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When business internationally issues settling legal disputes international transactions. What practical consideration taking legal actions a foreign business partner-based country? Which laws precedence.
Dealing with conflict in the new global economy
The rise of the new global economy has generated profits for many enterprises because of the connections it has fostered. However, in addition to the positive benefits of international agreements, there has also been a rise in international disputes. "As international commerce increases, so does the volume of international business disputes…new inbound and outbound foreign investment surpassed previous levels. Some of these deals will fail, and not all contracts will be performed as planned" (A new way to resolve international business disputes in Illinois, 2013, CIDRA). Two of the most common methods of dealing with international disputes between business entities are international litigation and international arbitration. Litigation has certain superficial advantages, from the point-of-view of a firm: "judges are mostly independent, filing fees are much less than arbitration fees, and one has the right to appeal" (Aliment 2009: 12). So why do so many international firms prefer arbitration? The difficulty in determining which laws should preside in a dispute between parties from different nations has caused a shift in the international business community in favor of arbitration. This paper suggests that arbitration is the most effective solution to legal problems between business entities from different nations, when it is unclear which laws of the land apply.
First and foremost, there may be a substantive legal conflict between the laws of the business' home country, with which it is familiar, and the laws of the foreign business partner. This lack of cultural legal fluency can make arbitration, where the negotiating partners set mutually-agreed upon terms for one another, seem preferable to litigation. Even between two relatively similar nations such as say, France and the United States, there are many legal differences governing business. The French justice system is underlined by a different conceptual foundation -- it is inquisitorial or fact-finding rather than adversarial like the U.S. And it is also bound by regulations governing the EU, unlike the United States. "Most businesses are reluctant to be subjected to another country's unfamiliar laws, legal process, jury systems, and discovery procedures. Some question the partiality of local judges and attorneys toward local business. There are also problems with the unpredictability of outcomes and enforcement of judgments from one country to another" (A new way to resolve international business disputes in Illinois, 2013, CIDRA). Instead of procedural and jurisdictional wrangling, arbitration allows for a 'meeting of the minds' and establishes common ground between the participants even before talks begin. This common ground can be fruitful in reaching a final decision.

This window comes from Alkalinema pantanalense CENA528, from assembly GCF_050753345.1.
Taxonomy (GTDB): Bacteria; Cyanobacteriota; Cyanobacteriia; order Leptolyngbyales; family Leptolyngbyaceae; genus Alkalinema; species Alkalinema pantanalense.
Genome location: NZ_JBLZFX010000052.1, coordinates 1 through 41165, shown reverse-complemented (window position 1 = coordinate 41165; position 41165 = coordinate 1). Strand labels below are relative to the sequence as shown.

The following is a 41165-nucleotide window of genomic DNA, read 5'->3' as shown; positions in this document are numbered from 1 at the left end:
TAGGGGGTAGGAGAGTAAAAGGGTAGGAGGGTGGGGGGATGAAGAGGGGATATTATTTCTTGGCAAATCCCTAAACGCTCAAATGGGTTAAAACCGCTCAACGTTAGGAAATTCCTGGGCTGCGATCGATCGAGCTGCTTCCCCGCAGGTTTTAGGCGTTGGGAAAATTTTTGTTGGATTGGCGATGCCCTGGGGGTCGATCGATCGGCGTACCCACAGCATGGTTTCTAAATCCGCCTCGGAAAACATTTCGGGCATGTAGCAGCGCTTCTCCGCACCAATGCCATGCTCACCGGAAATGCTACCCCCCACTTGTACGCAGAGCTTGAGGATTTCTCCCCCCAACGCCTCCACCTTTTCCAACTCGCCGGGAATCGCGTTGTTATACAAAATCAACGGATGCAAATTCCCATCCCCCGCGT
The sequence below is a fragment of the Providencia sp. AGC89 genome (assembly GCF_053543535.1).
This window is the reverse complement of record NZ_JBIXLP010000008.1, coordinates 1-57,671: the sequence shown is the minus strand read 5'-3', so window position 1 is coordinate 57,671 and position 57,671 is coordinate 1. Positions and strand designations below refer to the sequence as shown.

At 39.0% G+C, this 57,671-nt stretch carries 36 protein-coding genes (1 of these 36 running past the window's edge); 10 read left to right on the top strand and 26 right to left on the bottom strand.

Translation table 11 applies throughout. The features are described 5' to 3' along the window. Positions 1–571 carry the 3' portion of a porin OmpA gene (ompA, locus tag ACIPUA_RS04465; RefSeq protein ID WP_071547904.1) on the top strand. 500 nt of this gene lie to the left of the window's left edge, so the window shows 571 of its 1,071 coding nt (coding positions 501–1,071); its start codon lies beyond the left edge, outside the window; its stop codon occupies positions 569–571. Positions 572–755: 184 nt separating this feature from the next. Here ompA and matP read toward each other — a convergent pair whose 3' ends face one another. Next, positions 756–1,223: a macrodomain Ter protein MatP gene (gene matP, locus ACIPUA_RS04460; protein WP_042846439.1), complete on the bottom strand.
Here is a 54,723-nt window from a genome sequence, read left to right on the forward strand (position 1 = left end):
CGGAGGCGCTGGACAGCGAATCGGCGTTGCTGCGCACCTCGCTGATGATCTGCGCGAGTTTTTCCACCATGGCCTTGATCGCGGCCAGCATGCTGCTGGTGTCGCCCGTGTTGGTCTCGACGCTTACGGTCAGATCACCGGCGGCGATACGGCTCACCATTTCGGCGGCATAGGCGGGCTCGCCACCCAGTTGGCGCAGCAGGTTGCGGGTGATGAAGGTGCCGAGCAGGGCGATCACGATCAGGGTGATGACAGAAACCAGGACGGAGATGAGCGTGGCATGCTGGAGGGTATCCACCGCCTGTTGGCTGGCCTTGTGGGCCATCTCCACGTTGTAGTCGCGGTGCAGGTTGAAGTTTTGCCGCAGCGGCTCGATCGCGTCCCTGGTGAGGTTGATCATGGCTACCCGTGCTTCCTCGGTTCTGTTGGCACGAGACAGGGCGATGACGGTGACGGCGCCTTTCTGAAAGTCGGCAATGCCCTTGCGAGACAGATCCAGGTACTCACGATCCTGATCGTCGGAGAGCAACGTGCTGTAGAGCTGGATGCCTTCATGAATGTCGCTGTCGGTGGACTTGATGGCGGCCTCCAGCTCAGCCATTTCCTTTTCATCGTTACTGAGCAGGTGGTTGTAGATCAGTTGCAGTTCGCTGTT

Another issue is that "confusion, delay, and expense may be visited upon both parties in the event of parallel litigation in competing jurisdictions, with the possibility of conflicting judgments" (Aliment 2009: 15). When it is possible to get a different judgment or settlement, there is often a strong incentive to file parallel litigation. This acts as a form of 'risk mitigation' in case the initial decision does not go the plaintiff's way (Aliment 2009: 16). However, the parallel litigation may result in such prolonged legal action there is little ultimate value for either party in the result, hence once again a preference for arbitration.
Large, international businesses may also be wary of the public outcry that may be generated by a protracted legal battle, while arbitration can remain confidential, according to the agreed-upon terms of the parties. Arbitrations tend to be speedier, with some lasting as few as two days, versus court cases which can take years to settle. Also, arbitration often conveys a greater sense of overall control upon the proceedings. "The ability to select the arbitrator, the language of proceedings, and the place of hearings are other important reasons that favor commercial arbitration. In addition, complicated rules of procedure and evidence can be modified or excluded in arbitration but not in court proceedings. The extent of the award or type of damages may be contemplated beforehand, which allows parties to draft a proper arbitration clause and plan ahead with appropriate reserves" (Aliment 2009: 13). In arbitration, it is thought there is less likely to be 'winners' and losers' because the…[continue]
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